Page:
ALARMING EXPLOSION IN FAR-RIN
ALARMING EXPLOSION IN FAR- RIN<i:DON-STREliiT. Between eleven and twelve o'clock on Monday morning an explosion of an alarming character took place on the works in connection with the Holborn Valley Improvement, the force of which shook the houses, and terrified the inhabitants in the immediate vicinity. The scene of the occurrence is at the back of the houses at the north end of Farringdon- street, and stretching from Skinner-street to Turnagain-lane. It appears that on the works nearest Skinner street a vault, which had been closed for some time, and which was formerly occupied by Mr. Hudson, wine merchant of Garliok-hill, was discovered by the workmen. Up to this time it remained unexplored, but at the time mentioned above, two of the contractors' work- men-one a blacksmith and the other a storekeeper— entered it, for what purpose is as yet unexplained. It is supposed that they must have taken a light with them or struck a luoifer while inside. Be this as it may, their absence had not been long observed before a loud report was heard proceeding from the vault, and shortly afterwards the two poør fellows made their way out at the Skinner-street end, very much scorched about the face and arms. Both were at once taken to St. Bartholomew's Hospital, where they had their wounds dressed, and they were afterwards con- veyed to their homes. The most serious part of the calamity was witnessed in Tarnagain -lane which ter- minates the vault, the brick and wood work of which were blown out with considerable force. A man named John Griffiths was passing near this place at the time, and the explosion had the effect of knocking him some distance and felling him to the ground, thereby caus- ing concussion of the hit.),- and ribs. Mr. George Reynolds, reporter of the City Press, who was also passing up Turnagain-lane at the moment was likewise forced down with great violence, aad sustained severe scalp wounds and other injuries, N > time was lost in their removal to the hospital, where they now remain in great suffering. The neighbours assert that a female was struck by a large piaoe of timber while passing, but nothing defiaite as to what became of her could be ascertained. M_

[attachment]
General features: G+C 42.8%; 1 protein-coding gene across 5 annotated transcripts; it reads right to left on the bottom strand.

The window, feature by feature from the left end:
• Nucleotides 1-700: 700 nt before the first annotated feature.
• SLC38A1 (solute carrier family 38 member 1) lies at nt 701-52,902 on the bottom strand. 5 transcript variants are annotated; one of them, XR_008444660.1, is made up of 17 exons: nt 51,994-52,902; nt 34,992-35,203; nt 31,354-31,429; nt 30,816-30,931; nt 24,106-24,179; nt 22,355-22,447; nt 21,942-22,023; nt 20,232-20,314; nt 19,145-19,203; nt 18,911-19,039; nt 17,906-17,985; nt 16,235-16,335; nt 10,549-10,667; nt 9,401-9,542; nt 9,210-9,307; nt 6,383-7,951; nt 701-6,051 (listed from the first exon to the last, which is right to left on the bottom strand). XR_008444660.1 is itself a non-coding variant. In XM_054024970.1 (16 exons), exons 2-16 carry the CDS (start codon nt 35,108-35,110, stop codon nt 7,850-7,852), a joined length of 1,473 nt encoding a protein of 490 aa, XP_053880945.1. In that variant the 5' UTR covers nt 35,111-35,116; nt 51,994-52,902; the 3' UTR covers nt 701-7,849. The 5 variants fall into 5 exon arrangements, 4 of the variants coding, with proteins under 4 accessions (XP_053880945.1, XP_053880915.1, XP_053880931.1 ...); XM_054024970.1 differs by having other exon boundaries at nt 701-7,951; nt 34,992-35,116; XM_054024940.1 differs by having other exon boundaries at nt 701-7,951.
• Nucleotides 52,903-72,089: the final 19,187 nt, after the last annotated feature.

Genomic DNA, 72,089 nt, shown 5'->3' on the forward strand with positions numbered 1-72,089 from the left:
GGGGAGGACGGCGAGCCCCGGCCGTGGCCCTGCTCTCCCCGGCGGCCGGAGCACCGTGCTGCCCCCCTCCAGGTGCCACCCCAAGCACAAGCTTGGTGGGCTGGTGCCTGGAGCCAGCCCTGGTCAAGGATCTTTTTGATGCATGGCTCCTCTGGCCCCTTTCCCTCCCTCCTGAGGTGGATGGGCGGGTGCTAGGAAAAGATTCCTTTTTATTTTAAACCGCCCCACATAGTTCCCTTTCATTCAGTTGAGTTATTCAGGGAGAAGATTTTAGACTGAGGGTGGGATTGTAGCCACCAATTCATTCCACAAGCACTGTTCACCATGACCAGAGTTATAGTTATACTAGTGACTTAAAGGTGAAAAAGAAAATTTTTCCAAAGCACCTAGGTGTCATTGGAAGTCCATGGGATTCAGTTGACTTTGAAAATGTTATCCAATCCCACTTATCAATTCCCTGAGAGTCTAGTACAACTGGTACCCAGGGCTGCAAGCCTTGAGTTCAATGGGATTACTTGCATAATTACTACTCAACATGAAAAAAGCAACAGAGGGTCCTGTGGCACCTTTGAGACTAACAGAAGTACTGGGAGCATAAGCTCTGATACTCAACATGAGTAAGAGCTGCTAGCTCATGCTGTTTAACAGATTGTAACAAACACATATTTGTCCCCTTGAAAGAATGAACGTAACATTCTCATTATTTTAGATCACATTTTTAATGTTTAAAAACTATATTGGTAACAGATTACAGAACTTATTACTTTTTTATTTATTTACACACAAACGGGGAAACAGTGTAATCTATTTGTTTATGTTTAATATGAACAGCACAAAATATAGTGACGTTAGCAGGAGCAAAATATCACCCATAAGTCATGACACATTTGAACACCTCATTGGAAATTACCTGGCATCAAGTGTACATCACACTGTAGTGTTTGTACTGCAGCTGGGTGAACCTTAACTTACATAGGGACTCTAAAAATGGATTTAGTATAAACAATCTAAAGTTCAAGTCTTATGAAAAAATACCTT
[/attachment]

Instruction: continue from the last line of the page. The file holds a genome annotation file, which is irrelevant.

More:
SINGULAR ACTION FOR THE BITE…